A beach in the south of Scotland has been contaminated with radioactive particles from an old nuclear power station, raising fears that the country's nuclear legacy is not being properly cleaned up.
The pollution of part of the Solway Firth near Annan by a waste pipeline from the nearby Chapelcross nuclear station brings to four the number of Scottish beaches open to the public now known to have been tainted with radioactivity.
The Dounreay nuclear plant is facing prosecution for contaminating Sandside Bay and other parts of the Caithness coast, while Dalgety Bay in Fife has been repeatedly contaminated with radium dumped by an old military base. Last year radioactively contaminated material from an oil company was removed from a beach in Aberdeen.
The contamination of the Solway Firth has been revealed in the latest official report on 'Radioactivity in Food and the Environment'. Produced by the Scottish Environment Protection Agency (Sepa) and other regulators, it reported that 95 radioactive particles had been discovered on the foreshore in 2005.
This compares to a total of 31 particles found over the previous five years. The large increase is due to heavy rain and flooding last year flushing radioactivity from the Chapelcross waste pipeline, the report said.
The inside of the pipeline, which is 50 years old, is coated with radioactive limescale deposited by years of liquid discharges from the now-defunct nuclear plant. Bits are broken off and dumped on the beach around the end of the outfall by rushing water.
For several years there have been plans to build a new filter to prevent the pollution, but this has been subject to "delays", according to Sepa's report. The contamination was first discovered in 1992, it said, though it has not been publicised.
"It is deeply disturbing that yet another Scottish beach is being contaminated by radioactive pollution," said Duncan McLaren, the chief executive of Friends of the Earth Scotland.
"What is most worrying is that as old nuclear power facilities are closed down there seems to be a lack of interest being taken by anyone in making sure known pollution problems are dealt with."
McLaren pointed out that cleaning up the mess was always more difficult that preventing pollution in the first place. "We should never again be fooled into thinking that nuclear power is a pollution-free energy source," he argued.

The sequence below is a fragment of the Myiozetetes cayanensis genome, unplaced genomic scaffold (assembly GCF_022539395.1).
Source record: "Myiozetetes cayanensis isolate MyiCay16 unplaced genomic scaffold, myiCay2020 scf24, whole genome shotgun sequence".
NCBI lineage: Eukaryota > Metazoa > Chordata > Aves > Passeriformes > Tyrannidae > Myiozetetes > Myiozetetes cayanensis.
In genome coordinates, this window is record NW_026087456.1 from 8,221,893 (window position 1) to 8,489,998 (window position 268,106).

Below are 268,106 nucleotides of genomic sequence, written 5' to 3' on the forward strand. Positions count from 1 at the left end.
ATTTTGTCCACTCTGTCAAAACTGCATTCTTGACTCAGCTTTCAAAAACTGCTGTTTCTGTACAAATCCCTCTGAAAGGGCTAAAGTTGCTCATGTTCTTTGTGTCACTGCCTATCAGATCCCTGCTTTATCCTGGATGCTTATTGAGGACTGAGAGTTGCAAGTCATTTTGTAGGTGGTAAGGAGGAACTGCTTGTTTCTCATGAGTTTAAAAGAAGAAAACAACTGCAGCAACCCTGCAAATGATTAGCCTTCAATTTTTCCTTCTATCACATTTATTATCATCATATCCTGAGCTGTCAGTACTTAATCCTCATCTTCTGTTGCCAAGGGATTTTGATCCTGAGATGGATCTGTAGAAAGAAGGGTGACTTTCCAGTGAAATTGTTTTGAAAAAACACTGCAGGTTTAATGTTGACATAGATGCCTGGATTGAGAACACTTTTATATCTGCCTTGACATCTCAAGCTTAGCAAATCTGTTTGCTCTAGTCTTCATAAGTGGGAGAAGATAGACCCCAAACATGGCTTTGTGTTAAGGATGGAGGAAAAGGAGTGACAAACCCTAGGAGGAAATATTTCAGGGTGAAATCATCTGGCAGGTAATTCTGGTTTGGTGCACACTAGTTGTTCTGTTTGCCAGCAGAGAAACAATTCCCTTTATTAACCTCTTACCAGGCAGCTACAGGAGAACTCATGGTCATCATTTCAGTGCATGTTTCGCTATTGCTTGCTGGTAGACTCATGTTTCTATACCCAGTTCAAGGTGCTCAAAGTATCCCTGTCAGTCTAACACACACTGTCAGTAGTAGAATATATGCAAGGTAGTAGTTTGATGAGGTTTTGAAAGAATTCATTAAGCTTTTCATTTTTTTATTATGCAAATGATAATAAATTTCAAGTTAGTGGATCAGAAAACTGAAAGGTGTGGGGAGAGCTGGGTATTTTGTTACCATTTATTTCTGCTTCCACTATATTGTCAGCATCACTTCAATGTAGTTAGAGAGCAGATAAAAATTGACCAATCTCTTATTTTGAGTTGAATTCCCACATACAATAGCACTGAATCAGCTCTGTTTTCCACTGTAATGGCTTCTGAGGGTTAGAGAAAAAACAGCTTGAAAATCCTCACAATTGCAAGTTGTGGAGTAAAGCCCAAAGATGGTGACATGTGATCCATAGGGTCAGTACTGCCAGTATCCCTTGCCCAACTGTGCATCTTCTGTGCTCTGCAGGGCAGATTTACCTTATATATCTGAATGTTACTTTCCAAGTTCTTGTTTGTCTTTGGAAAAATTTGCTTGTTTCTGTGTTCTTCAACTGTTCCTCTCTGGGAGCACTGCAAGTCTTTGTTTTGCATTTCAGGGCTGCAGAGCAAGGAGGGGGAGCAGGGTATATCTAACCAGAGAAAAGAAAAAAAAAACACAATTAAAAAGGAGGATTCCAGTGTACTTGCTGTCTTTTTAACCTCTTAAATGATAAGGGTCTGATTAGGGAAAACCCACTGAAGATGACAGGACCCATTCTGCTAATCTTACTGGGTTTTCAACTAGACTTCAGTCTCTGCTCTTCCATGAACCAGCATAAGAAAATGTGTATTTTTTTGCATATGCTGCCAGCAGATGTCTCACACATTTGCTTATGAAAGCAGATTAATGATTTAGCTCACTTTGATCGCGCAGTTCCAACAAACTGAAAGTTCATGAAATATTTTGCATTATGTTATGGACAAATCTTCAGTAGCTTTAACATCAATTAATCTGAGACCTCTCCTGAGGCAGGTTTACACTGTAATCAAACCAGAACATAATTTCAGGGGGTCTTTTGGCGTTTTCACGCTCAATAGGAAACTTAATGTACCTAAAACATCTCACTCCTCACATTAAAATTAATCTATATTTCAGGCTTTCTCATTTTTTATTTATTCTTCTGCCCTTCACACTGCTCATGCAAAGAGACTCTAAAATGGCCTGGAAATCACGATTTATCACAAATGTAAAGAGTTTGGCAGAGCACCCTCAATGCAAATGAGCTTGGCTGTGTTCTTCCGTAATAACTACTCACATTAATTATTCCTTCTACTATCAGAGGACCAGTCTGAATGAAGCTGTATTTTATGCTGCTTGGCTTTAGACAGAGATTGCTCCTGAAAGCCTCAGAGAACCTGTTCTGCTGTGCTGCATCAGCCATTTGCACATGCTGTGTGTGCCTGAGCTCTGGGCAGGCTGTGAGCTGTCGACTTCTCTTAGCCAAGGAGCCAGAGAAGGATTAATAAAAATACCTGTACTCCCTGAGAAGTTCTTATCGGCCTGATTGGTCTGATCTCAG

Sepa said that it was applying "regulatory pressure" to prevent the pollution from continuing. Three more particles had been found on the foreshore in March this year, it disclosed.
Paul Dale, one of Sepa's radiation experts, stressed that levels of radioactivity from the caesium-137 deposited on the shoreline were low, and the chances of anyone coming into contact with the contamination were extremely small. Particles were removed from the beach as soon as they were discovered, he said.
"We are keeping the situation under review," he told the Sunday Herald. "As a regulatory agency we are asking Chapelcross to use best practicable means to eradicate the occurrence."
The British Nuclear Group, which is overseeing the decommissioning of Chapelcross, claimed there was no danger to the public. "We are in the process of finding ways of preventing it," said a spokesman for the state-owned company.
"We are considering a range of options including improving the filters and cleaning out the pipeline. This is not something that we want to continue happening."
Documents released by the British Nuclear Group under freedom of information legislation have also revealed that land near the entrance to the Chapelcross site has been contaminated with solvents. An internal memo from February 2002 said that Sepa had not been informed of the problem, though the agency said it since had been.
Other internal reports disclosed deficiencies in 2003 and 2004 with equipment and reactor maintenance, the rules for removing reactor fuel, fire safety arrangements and fire alarms. "Fire protection at Chapelcross does not compare well with current best practice," concluded one memo in August 2003.